Farther south, in the Gers, where the old regions of Armagnac and Gascony meet, the circular village of Fourcès is often identified as a bastide but is in fact a castelnau. Nearby Montréal, built in 1255, switched from French to English rule and back again by 1324, but despite warfare and the loss of its Halle in a 19th-century fire, it has preserved its architectural integrity. The Hôtel de Ville, with its Louis XIII wooden staircase and Renaissance chimney, was once the townhouse of the Marquis Maribon de Montaut, an aristocratic revolutionary who was the first deputy of the Convention Assembly to vote for the death of Louis XVI.
The abbot of nearby Flaran was a founder of the bastide Valence-sur-Baïse. The abbey itself provides a magnificent example of Cistercian architecture. Converted into a farm during the Revolution, its church was used for stocking Armagnac. Today it’s a cultural center where a private collection of some 250 works of art is on loan for ten years—Gainsborough, Manet, Courbet, Camille Claudel, Rodin and Suzanne Valadon, among many others.
A massive 140-foot tower at the entrance to Bassoues offers sweeping views of the countryside. Below, the vast covered market straddles the square and the main street that crosses it, obliging traffic to pass beneath its roof. This unusual feature, together with the square’s half-timbered houses, can be enjoyed from the terrace of the Restaurant du Centre, where a copious three-course meal of homey regional fare is dished out for an extremely reasonable sum. (Reservations essential)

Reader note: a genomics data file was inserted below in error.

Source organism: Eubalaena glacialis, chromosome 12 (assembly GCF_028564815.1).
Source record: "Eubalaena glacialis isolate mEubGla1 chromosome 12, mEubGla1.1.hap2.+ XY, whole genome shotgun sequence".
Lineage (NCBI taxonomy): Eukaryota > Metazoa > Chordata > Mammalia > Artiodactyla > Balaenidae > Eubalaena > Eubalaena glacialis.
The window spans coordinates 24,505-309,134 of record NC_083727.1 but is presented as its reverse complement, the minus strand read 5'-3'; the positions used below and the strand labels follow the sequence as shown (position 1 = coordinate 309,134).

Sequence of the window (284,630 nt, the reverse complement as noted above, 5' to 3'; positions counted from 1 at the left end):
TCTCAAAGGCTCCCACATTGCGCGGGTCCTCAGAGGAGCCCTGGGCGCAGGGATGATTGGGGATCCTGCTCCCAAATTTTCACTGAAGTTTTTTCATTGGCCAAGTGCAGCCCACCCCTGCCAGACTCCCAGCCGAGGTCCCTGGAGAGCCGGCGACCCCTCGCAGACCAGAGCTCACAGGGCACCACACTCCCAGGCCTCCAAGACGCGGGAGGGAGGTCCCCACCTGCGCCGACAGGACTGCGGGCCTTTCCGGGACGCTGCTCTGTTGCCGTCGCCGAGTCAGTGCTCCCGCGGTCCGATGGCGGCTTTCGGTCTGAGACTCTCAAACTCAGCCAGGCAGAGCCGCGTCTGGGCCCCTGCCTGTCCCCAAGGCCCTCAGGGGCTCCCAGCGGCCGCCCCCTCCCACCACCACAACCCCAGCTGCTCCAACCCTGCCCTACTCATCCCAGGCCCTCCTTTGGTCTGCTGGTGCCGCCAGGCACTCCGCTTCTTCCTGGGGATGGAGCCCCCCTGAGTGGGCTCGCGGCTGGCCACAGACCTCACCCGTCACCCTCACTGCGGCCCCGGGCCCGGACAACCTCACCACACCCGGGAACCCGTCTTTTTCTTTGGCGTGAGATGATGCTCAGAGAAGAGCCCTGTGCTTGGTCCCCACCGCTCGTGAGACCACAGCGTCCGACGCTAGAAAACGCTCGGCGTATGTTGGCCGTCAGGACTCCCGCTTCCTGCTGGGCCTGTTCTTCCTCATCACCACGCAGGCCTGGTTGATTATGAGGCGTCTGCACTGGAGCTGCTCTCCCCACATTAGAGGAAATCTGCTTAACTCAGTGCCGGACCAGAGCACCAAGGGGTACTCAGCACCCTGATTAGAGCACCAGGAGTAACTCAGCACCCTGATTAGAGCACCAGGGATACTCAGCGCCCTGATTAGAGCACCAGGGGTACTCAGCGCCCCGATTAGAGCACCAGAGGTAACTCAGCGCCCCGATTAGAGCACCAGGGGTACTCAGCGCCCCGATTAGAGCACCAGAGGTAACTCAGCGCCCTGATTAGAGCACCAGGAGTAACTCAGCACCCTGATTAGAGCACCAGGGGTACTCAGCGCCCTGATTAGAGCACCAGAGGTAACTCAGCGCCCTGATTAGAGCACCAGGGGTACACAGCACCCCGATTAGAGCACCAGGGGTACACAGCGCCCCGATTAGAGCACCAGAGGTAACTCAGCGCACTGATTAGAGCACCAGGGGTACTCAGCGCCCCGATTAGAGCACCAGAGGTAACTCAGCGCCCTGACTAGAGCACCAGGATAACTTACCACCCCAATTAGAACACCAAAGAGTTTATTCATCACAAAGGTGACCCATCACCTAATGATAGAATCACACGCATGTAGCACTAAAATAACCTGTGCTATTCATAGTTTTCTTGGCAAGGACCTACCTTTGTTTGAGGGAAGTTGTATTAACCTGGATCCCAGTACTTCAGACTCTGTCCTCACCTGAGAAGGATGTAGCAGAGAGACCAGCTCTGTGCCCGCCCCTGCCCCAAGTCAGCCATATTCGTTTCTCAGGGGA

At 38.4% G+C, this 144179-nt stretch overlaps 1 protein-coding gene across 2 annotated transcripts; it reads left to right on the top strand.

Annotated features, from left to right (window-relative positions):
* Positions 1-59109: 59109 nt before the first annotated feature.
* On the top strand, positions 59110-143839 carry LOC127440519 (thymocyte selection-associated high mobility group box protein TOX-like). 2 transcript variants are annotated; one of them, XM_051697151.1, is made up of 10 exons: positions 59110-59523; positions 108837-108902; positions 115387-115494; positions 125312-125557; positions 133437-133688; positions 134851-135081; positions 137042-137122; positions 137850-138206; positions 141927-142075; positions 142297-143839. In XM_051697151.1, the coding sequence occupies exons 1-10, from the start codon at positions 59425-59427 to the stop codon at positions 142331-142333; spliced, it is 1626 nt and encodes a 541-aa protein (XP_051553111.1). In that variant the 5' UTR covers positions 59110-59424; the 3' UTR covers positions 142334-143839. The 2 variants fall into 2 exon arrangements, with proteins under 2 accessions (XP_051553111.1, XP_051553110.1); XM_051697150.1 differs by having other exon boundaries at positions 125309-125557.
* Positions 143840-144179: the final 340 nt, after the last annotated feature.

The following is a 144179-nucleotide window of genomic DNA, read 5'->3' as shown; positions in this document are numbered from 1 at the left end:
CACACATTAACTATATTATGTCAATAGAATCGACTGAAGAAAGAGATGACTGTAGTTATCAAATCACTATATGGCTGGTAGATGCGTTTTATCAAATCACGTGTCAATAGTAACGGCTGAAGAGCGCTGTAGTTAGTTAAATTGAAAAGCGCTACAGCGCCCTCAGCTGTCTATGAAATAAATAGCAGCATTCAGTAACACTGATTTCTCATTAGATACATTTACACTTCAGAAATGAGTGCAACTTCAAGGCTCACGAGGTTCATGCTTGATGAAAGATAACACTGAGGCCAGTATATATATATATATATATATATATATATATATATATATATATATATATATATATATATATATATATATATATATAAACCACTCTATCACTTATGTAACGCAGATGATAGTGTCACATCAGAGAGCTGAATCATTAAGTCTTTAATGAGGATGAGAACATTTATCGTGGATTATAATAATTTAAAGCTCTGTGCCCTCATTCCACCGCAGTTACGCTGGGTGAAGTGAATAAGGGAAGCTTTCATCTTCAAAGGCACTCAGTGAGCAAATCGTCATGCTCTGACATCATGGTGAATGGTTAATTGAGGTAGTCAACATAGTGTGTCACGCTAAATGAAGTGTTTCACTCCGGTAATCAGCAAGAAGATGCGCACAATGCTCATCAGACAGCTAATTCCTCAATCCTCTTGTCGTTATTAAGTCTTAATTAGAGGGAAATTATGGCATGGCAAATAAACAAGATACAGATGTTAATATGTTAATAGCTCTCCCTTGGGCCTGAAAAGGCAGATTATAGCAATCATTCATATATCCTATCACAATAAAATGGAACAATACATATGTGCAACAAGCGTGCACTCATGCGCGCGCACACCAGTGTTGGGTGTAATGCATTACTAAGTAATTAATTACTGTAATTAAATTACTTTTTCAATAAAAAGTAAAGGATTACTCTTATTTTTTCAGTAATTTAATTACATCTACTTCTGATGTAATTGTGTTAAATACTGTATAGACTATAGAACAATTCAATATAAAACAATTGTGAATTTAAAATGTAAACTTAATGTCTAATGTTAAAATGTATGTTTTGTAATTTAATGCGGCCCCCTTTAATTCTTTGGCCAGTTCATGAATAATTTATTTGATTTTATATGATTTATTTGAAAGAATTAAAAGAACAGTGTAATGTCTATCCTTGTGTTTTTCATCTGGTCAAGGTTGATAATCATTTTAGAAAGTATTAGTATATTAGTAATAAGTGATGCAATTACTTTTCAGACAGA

Music and musketeers
Most music lovers know about the summer Jazz Festival in Marciac, but few may be aware that the town is a bastide, founded in 1298 by Guichard de Marciac. As was often the case, there was a three-party partnership with the local Count of Pardiac and the abbey of La Case-Dieu—an extract of the paréage contract, in Latin, is displayed on the huge square, one of the largest of any bastide. The wonderful museum here, Les Territoires du Jazz, traces jazz history with video clips, sound tracks, memorabilia and superb scenography.